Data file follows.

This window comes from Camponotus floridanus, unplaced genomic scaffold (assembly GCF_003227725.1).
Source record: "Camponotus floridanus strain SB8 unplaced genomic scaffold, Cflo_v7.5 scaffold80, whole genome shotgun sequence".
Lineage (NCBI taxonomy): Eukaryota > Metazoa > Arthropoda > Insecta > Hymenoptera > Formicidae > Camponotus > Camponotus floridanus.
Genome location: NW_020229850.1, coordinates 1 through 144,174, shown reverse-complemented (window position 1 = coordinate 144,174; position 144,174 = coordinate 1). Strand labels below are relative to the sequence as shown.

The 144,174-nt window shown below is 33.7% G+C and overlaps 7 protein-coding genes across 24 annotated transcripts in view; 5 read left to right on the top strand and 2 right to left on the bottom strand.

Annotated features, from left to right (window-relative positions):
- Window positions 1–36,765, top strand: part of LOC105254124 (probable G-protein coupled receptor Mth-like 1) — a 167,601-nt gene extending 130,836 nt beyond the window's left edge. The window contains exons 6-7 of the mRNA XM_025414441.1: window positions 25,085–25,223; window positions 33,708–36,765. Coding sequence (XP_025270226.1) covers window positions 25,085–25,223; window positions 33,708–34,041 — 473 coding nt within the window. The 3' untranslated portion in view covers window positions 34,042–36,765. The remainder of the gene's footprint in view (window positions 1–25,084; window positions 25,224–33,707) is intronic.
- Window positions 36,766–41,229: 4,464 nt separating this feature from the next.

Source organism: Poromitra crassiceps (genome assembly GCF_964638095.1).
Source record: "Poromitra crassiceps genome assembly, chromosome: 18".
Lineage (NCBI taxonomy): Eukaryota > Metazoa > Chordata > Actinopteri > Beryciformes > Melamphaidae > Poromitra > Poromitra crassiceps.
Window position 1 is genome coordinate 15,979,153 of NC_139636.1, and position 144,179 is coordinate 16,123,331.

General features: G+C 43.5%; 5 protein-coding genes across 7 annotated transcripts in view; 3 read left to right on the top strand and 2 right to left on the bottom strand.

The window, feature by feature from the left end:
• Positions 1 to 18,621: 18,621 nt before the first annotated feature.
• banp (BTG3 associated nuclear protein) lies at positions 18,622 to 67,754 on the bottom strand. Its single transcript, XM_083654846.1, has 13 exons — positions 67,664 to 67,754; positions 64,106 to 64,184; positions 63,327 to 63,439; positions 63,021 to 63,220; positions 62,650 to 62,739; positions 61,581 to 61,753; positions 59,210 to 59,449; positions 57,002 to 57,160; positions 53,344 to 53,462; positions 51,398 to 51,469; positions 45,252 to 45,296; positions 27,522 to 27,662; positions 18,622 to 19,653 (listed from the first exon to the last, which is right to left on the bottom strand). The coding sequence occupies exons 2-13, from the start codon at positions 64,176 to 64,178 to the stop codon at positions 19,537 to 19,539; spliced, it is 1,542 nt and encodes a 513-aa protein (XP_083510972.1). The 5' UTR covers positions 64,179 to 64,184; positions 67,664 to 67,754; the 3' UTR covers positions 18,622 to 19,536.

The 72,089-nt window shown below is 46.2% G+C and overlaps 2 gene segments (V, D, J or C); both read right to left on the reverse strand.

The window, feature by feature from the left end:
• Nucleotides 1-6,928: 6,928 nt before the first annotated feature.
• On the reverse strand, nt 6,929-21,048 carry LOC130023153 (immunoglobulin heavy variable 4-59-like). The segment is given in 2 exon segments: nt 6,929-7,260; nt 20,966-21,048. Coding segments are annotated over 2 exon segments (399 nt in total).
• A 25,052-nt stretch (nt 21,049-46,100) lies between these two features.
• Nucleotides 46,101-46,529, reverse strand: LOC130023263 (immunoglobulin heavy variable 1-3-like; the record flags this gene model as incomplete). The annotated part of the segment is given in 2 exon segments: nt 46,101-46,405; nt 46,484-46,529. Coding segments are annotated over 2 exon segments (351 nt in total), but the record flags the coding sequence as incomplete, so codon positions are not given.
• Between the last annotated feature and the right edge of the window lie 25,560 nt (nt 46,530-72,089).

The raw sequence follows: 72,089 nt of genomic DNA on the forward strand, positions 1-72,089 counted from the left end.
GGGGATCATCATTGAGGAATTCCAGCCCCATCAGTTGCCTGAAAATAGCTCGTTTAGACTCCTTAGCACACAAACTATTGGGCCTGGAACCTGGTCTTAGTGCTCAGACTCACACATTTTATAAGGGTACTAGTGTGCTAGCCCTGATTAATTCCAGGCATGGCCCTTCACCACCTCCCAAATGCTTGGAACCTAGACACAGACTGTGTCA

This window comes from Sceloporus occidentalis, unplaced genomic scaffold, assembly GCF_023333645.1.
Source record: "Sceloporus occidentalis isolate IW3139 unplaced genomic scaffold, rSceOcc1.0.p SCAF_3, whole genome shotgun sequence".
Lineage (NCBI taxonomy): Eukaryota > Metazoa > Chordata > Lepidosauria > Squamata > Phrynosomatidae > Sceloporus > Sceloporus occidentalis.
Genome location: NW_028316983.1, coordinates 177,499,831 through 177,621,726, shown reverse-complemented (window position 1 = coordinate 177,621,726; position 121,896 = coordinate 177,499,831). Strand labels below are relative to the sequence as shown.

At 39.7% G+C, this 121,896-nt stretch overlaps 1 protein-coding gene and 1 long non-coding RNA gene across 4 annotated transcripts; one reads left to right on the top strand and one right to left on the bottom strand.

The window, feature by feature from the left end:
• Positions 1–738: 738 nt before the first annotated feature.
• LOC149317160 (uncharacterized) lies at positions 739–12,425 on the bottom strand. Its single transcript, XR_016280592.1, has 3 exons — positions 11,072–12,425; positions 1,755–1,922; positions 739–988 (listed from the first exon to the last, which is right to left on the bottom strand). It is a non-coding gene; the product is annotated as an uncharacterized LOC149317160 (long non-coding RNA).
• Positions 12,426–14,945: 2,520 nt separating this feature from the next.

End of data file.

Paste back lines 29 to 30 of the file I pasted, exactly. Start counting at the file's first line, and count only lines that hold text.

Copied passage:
Genome location: NW_028316983.1, coordinates 177,499,831 through 177,621,726, shown reverse-complemented (window position 1 = coordinate 177,621,726; position 121,896 = coordinate 177,499,831). Strand labels below are relative to the sequence as shown.

At 39.7% G+C, this 121,896-nt stretch overlaps 1 protein-coding gene and 1 long non-coding RNA gene across 4 annotated transcripts; one reads left to right on the top strand and one right to left on the bottom strand.